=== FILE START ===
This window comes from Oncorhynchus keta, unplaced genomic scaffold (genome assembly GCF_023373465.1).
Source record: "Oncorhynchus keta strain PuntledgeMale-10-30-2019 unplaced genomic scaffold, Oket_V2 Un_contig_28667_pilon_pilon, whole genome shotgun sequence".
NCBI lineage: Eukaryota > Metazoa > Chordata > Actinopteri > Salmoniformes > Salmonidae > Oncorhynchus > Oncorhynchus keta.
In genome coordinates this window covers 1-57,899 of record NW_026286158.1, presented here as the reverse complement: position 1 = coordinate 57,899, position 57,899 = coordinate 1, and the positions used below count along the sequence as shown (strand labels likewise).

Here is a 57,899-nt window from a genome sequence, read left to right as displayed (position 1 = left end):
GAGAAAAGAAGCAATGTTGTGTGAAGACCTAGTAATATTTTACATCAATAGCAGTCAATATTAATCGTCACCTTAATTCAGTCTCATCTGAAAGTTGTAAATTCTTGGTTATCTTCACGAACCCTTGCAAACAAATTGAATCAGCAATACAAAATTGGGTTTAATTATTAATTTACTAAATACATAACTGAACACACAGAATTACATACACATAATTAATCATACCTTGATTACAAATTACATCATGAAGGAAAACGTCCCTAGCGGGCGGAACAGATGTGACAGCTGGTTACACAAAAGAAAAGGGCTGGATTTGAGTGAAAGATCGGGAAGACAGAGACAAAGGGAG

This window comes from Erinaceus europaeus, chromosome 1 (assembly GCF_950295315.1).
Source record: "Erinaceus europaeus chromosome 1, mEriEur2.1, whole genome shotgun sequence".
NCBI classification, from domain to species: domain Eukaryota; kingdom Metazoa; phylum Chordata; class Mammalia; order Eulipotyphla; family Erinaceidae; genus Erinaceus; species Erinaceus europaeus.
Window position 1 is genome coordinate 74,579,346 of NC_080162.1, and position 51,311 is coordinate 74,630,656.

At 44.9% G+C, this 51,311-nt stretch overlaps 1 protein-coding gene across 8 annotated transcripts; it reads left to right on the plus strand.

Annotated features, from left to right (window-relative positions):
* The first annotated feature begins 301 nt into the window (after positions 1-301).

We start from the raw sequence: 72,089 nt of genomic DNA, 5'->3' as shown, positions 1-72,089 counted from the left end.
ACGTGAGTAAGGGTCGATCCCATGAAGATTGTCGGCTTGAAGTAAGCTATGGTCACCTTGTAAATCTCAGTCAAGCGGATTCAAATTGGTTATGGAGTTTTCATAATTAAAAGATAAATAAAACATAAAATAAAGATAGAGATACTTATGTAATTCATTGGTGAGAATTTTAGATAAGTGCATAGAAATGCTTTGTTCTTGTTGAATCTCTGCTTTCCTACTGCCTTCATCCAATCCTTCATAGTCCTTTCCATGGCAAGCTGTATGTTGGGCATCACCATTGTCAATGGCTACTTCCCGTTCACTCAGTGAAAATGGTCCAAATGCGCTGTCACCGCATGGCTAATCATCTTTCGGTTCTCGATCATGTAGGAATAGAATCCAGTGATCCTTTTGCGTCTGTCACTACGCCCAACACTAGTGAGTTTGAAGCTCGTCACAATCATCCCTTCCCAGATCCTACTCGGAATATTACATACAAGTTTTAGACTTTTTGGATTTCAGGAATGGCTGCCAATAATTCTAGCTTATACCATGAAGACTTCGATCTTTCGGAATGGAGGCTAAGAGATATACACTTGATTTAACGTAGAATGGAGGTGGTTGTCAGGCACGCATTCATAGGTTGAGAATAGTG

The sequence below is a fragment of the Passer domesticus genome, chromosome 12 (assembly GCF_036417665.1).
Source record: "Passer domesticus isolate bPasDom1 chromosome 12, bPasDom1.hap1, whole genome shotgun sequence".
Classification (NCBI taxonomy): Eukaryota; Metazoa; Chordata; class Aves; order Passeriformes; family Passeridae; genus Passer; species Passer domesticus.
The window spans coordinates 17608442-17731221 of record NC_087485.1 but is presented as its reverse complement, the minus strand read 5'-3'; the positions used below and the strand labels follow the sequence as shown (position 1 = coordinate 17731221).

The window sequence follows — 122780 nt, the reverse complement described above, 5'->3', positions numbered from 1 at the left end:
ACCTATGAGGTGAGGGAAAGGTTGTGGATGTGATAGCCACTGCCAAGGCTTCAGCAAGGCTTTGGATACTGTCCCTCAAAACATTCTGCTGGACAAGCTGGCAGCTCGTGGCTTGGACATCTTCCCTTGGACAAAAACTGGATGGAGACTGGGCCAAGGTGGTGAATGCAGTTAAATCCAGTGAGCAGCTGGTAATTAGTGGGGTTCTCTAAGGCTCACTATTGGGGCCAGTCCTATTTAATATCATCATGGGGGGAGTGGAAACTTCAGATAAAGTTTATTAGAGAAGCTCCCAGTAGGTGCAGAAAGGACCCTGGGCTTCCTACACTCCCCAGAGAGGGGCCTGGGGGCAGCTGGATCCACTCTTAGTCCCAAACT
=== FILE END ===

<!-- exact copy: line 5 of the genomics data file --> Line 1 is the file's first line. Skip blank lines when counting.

Here is a 57,899-nt window from a genome sequence, read left to right as displayed (position 1 = left end):